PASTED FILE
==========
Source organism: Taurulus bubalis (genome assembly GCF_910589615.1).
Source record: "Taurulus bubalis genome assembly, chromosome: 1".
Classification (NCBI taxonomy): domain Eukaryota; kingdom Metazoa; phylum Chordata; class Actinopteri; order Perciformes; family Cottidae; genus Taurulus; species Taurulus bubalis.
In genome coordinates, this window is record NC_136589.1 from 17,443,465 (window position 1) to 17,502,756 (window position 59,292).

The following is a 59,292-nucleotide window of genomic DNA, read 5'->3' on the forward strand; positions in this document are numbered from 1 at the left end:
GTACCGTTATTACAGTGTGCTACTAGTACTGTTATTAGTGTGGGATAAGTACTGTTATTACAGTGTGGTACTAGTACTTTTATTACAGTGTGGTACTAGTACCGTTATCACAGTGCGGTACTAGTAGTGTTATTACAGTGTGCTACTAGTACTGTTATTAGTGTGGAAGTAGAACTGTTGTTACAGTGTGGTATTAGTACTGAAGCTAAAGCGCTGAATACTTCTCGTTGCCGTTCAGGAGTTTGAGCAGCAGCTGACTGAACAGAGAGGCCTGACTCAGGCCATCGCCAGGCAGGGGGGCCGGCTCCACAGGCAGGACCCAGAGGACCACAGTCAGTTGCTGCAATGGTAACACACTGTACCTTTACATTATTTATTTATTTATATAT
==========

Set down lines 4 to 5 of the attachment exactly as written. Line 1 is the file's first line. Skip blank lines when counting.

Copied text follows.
In genome coordinates, this window is record NC_136589.1 from 17,443,465 (window position 1) to 17,502,756 (window position 59,292).

The following is a 59,292-nucleotide window of genomic DNA, read 5'->3' on the forward strand; positions in this document are numbered from 1 at the left end: